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Thread: Expanding a boolit mould the "WEET" method. (In parts)

  1. #1
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    Expanding a boolit mould the "WEET" method. (In parts)

    I have gleaned much good info from the “Cast Boolits” forum, so I thought it would be a good idea to give back a little something.
    I recently set about the task of expanding a Lyman boolit mould, as from stock it was dropping boolits a little small for my .3585 Star Lubesizer die (made by Chris, AKA Lathesmith).
    I gathered as much info as I could on the subject, taking note of various tips, do’s and don’ts etc. After which, I decided on a plan but using my own methodology. I believe that I may have come up with a surprisingly better way of doing things, which makes some of the usual steps obsolete, and also expedites the process, whilst keeping it extremely accurate. This method will also not only help prevent making out of round cavities, but it makes it virtually impossible if you follow the instructions. It will also save you time, as you don’t need to do multiple clean ups and castings to check progress.
    It may not have the same ring as “Beagling” a mould (I love that name), but I called it “Weeting”, seeing as my name is Weet…. Yeah okay, shameless plug LOL, but a guy has to have his fifteen minutes of fame sometime!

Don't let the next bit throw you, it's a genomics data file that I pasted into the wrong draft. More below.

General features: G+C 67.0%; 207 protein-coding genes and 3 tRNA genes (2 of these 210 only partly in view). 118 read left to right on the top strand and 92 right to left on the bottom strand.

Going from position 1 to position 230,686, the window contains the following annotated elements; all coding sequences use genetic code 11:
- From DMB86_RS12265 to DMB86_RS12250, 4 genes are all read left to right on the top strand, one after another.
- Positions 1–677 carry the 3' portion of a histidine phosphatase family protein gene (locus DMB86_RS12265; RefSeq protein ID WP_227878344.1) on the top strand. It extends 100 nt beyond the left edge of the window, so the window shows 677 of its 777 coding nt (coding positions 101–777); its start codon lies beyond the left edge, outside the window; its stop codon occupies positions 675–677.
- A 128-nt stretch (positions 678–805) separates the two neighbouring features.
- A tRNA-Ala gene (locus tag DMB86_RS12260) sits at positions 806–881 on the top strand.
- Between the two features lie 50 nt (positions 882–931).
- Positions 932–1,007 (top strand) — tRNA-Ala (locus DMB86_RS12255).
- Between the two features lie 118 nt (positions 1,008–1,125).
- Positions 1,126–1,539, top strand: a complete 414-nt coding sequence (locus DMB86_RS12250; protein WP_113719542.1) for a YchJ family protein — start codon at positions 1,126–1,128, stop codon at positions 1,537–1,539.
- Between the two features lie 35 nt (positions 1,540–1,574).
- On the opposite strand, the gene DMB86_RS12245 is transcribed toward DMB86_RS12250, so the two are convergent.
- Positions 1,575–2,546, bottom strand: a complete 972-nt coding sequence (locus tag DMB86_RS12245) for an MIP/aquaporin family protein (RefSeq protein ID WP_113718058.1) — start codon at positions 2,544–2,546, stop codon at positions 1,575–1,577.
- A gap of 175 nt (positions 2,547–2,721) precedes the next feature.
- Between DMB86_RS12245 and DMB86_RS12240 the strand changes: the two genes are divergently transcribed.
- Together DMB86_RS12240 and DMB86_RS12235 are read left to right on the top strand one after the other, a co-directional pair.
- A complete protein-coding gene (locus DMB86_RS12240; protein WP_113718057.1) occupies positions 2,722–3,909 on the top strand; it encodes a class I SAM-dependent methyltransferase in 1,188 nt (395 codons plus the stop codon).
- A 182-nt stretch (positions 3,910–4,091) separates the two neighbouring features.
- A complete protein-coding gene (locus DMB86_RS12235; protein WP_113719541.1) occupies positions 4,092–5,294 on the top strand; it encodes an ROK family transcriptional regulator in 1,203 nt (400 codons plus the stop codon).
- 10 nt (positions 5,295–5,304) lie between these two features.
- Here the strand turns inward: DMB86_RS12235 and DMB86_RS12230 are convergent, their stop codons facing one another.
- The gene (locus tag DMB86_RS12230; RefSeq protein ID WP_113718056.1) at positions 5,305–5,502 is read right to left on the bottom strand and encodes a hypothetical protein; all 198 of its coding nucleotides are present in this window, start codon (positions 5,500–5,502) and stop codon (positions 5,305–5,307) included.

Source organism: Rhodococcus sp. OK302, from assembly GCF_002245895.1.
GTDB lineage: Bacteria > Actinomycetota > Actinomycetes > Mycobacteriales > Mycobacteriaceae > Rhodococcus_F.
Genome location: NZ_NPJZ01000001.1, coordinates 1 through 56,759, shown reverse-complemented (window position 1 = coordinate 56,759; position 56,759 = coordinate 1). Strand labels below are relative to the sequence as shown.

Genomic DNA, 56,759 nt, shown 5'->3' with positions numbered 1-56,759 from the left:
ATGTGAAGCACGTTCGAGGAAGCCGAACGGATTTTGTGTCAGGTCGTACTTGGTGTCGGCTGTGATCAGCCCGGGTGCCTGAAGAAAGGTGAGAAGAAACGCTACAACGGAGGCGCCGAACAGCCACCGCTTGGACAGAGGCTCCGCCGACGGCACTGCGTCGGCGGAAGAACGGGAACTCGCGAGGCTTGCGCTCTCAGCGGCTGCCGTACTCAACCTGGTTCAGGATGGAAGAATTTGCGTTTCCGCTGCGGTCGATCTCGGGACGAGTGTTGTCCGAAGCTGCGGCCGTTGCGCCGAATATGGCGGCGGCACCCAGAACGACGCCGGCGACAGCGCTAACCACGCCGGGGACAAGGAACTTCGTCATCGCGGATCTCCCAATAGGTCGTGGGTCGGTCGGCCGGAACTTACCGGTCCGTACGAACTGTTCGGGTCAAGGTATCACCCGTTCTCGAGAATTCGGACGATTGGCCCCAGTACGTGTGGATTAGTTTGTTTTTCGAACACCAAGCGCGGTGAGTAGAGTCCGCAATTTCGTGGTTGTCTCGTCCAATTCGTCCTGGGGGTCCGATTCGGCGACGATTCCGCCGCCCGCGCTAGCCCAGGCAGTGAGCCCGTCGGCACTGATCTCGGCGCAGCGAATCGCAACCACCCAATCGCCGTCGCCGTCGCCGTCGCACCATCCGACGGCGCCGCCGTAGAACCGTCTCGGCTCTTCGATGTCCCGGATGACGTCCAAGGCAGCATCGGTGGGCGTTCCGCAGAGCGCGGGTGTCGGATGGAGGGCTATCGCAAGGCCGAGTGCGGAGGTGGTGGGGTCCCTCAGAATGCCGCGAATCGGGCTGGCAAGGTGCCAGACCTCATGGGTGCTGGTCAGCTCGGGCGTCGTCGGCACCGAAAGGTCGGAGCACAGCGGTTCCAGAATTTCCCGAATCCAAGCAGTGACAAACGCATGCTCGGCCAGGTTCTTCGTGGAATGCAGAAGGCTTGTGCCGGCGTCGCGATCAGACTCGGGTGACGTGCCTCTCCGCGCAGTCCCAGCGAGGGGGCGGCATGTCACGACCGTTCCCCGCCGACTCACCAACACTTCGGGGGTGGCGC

Okay, lets get to work.

    The mould is a Lyman 4 Cavity 358429 4C Mould 38/357 170 Grains Pistol Bullet Mould (steel)
    Using a typical alloy of Lead/WW mix, which I am not quite sure of the percentage, but puts out nice boolits which are of a decent hardness when given a water drop; are anywhere from .3565 to .3585 Which means that some, most in fact, pass through the Star lubesizer die with nothing more than gravity. This meant the lube was being squished everywhere, and the boolits were of inconsistent size.
    I decided that the boolits would be better if they were coming from the mould at or around .360 which would allow for discrepancies and would size nicely to .3585

    Step 1.
    Cast a handful of boolits from the mould you are going to lap out, and take note of which cavity the boolits come from ie drop them onto a soft towel and keep them separated so you know which pile comes from which cavity. Caution, don’t drop them until they have set well, as you don’t want measurements taken from boolits that have deformed on impact. When they, and the mould have cooled, measure each boolit and take a note (the base/driving bands being the important measurement here). There will be some discrepancies, but you will be able to take an average for each set (ie four cavities in my mould), and in this way you can see if any particular cavity may need more/less work).
    Note: As a matter of interest, nearly all boolits will show a little out of round, depending how they are measured. If you gently spin the boolit whilst holding it between the micrometres anvils, you will see that the values are usually most polar when taken in line with the faint mould line, then again at 90 degrees to this. It is the average of the smaller of the measurements which we should use as our reference.

    So for example we might have:
    Boolit cast from cavity 1. .357 (take an average measurement from three or four boolits from each cavity)
    Boolit cast from cavity 2. .358
    Boolit cast from cavity 3. .3585